17 ethics prohibiting the contact in such a situation; second, even when there is no lawyer representing the organization, the former employee still has a right to know the reason for the contact and the purpose of the interview. Therefore, it would be unethical for a lawyer to attempt to obtain information without full disclosure. In this context as in others, a lawyer's attempt to obtain information under false pretenses or by the use of deceit is unethical. (Emphasis added). 2. Cases: Former Employees In an antitrust claim against four major airlines, the defendant airlines moved to prohibit attorneys for plaintiffs from contacting former employees on an ex parte basis. The District Court declined to require the plaintiffs to notify defendants of their intention to interview former employees and to allow counsel for defendants to be present during the interview. However, the District Court did require that the plaintiffs comply with Model Rule 4.3 as it relates to lawyers dealing with unrepresented persons. The District Court specifically held that: Prior to any ex parte contact with former employees of the defendant airlines, plaintiffs must deliver to the former employee a letter informing her of the nature of the lawyer s role in the matter giving occasion for the contact, including the identity of the lawyer s client and the fact that the witness s former employer is an adverse party. Counsel must also inform the former employee that she has no obligation to talk with plaintiffs counsel. The Court will not require, as requested by defendants, that the letter include the name, address, and telephone number of the relevant corporate defendant s counsel. In Re: Domestic Air Transportation AntiTrust Litigation, 141 F.R.D. 556, Page 562 (1992). Sanifill of Georgia, Inc. v. Roberts, 232 Ga. App. 510 (1998) cited with approval In Re: Domestic Air Transportation, supra. The driver of defendant Sanifill was involved in a motor vehicle accident. A lawsuit followed. A garbage truck driver was no longer employed by defendant. Plaintiff s attorney contacted and extensively interviewed the former driver. Defendant moved the Court to 12

18 obtain a protective order. It was denied. The Court allowed the ex parte communication with the former employee. However, the Court warned counsel not to inquire into the attorney-client privilege that might have existed while employed. The Court relied upon the Supreme Court of Georgia Formal Advisory Opinion Thus, under Georgia law, an attorney must notify the former employee of the attorney s client s name and that the former employer has no obligation to talk. If these conditions are met, then the attorney has the right to obtain non-privilege information relevant to the litigation against the organization. Compare RentClub, Inc. v. Transamerica Rental Finance Corporation, 811 F. Supp. 651 (1992). The District Court disqualified a law firm that retained as a trial consultant the former manager of finances, or CFO as contended by the defendant, who possessed privileged communications and who participated in privileged communications involving similar lawsuits while employed by defendant. Defendant moved to disqualify plaintiff s counsel. The District Court held that plaintiff s counsel had violated Rule 4.2 which barred counsel s ex parte communication of a former employee because he was deemed an opposing party under the Rule. The plaintiff s attorney had hired the former employee as a trial consultant by paying him an advance of $5,000 against a rate of $50 per hour. Five days after the retainer, the former employee signed an affidavit as a fact witness against his former employer. The District Court found that the former employee had obtained possession of certain confidential documents and information which he disseminated without the consent of his former employer. 13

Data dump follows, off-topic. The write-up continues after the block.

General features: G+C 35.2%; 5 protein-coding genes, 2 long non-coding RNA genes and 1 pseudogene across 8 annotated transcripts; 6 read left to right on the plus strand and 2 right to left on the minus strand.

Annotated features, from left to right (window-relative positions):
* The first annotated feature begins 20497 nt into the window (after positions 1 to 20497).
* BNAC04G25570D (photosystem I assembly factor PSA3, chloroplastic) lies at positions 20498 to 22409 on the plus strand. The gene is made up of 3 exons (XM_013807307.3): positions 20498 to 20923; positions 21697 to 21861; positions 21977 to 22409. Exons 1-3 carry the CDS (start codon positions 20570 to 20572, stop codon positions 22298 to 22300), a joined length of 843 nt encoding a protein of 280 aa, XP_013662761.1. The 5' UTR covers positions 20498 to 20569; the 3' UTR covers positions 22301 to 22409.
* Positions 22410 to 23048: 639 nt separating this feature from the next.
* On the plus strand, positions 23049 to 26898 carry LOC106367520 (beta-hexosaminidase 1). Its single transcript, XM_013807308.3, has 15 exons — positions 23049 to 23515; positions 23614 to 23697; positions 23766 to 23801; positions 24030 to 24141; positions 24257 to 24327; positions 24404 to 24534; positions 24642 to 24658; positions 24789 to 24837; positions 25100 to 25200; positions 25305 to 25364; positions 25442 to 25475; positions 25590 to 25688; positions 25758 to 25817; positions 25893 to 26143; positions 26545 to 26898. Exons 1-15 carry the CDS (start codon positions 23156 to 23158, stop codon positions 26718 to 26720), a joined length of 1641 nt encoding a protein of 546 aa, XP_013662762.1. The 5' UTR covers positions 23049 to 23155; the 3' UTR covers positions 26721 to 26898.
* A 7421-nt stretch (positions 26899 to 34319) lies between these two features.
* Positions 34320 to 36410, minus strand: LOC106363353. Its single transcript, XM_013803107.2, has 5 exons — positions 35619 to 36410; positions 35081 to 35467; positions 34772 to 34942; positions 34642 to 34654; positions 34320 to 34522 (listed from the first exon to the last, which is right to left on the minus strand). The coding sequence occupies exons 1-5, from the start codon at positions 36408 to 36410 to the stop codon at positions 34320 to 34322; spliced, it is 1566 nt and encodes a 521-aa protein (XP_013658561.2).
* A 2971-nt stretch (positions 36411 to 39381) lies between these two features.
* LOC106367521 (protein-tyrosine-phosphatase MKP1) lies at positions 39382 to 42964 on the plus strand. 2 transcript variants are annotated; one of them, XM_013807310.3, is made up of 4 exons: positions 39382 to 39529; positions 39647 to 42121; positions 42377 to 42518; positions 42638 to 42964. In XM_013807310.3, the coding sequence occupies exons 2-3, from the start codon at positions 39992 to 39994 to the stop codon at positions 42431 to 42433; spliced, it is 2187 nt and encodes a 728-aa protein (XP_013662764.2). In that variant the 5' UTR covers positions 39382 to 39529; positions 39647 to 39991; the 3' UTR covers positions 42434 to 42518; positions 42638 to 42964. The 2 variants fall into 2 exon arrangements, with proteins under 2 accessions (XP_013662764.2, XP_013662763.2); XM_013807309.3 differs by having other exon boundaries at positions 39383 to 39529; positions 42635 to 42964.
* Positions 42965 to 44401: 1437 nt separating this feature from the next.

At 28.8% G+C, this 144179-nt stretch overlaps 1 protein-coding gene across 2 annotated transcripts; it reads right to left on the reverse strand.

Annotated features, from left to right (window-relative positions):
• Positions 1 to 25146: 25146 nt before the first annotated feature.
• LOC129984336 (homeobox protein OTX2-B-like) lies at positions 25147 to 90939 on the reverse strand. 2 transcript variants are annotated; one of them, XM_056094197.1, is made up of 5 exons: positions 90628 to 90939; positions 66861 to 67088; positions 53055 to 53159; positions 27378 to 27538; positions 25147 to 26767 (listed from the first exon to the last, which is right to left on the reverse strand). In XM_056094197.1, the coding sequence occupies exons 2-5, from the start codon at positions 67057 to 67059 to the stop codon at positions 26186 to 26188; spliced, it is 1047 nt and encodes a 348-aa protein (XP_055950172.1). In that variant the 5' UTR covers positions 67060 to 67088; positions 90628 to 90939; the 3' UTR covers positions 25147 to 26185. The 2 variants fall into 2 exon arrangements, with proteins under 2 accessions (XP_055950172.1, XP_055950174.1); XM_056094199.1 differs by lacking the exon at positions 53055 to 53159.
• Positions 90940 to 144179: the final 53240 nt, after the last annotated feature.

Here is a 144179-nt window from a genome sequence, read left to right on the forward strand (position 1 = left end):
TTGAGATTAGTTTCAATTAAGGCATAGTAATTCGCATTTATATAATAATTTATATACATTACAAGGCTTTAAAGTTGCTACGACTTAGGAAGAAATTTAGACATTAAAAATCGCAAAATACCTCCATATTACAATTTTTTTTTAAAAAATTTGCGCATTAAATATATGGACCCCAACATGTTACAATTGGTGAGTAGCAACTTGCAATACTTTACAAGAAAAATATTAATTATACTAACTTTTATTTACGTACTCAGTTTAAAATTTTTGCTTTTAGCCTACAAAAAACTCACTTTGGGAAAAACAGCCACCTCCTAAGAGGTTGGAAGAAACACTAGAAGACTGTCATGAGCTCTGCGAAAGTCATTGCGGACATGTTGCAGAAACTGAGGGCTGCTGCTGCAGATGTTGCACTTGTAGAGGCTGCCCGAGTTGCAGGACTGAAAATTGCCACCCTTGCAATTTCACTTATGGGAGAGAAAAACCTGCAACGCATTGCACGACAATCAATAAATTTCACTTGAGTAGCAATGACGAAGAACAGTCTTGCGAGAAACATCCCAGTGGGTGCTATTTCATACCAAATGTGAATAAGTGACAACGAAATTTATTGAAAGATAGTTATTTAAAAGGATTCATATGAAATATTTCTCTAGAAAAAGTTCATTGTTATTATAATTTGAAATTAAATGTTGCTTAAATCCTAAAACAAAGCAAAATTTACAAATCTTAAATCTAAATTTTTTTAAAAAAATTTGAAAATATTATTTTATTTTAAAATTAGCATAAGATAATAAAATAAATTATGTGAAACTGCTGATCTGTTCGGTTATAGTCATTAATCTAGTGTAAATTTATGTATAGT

19 Coupled with the large payment and disclosure of confidential documents, the District Court determined that he was a party under the Ethical Rules and disqualified plaintiff s attorney. The 11 th Circuit Court of Appeals affirmed the District Court, but focused more on the payment to a fact witness than on whether the witness was a party. RentClub, Inc. v. Transamerica Rental Finance Corporation, 43 F. 3 rd 1439 (1995). E. COMMUNICATING WITH UNREPRESENTED PERSON: PRO SE PARTY 1. RULE 4.3 DEALING WITH UNREPRESENTED PERSON In dealing on behalf of a client with a person who is not represented by counsel, a lawyer shall not: (a) state or imply that the lawyer is disinterested; when the lawyer knows or reasonably should know that the unrepresented person misunderstands the lawyer's role in the matter, the lawyer shall make reasonable efforts to correct the misunderstanding; (b) give advice other than the advice to secure counsel; and (c) initiate any contact with a potentially adverse party in a matter concerning personal injury or wrongful death or otherwise related to an accident or disaster involving the person to whom the contact is addressed or a relative of that person, unless the accident or disaster occurred more than 30 days prior to the contact. The maximum penalty for a violation of this Rule is disbarment. 2. Comment [2] In some circumstances a lawyer must deal with a person who is unrepresented. In such an instance, a lawyer should not undertake to give advice to that person, other than the advice to obtain counsel. F. ETHICAL RULES APPLY TO STATE AND FEDERAL LAWYERS 1. RULE 9.5 LAWYER AS A PUBLIC OFFICIAL 14

20 (a) A lawyer who is a public official and represents the State, a municipal corporation in the State, the United States government, their agencies or officials, is bound by the provisions of these Rules. II. RULE OF CONFIDENTIALITY VS. ATTORNEY-CLIENT PRIVILEGE AND WORK PRODUCT A. RULE OF CONFIDENTIALITY 1. RULE 1.6 CONFIDENTIALITY OF INFORMATION (a) A lawyer shall maintain in confidence all information gained in the professional relationship with a client, including information which the client has requested to be held inviolate or the disclosure of which would be embarrassing or would likely be detrimental to the client, unless the client consents after consultation, except for disclosures that are impliedly authorized in order to carry out the representation, or are required by these rules or other law, or by order of the Court. (e) The duty of confidentiality shall continue after the client-lawyer relationship has terminated. The maximum penalty for a violation of this Rule is disbarment. 2. Comments [5] The principle of confidentiality is given effect in two related bodies of law, the attorney-client privilege (which includes the work product doctrine) in the law of evidence and the rule of confidentiality established in professional ethics. The attorney-client privilege applies in judicial and other proceedings in which a lawyer may be called as a witness or otherwise required to produce evidence concerning a client. The rule of client-lawyer confidentiality applies in situations other than those where evidence is sought from the lawyer through compulsion of law. Rule 1.6: Confidentiality of Information applies not merely to matters communicated in confidence by the client but also to all information relating to the representation, whatever its source. A lawyer may not disclose such information except as authorized or required by the Rules of Professional Conduct or other law. See also Scope. The requirement of maintaining confidentiality of information relating to representation applies to government lawyers who may disagree with the client's policy goals.. (Emphasis added). Comment [2] of Rule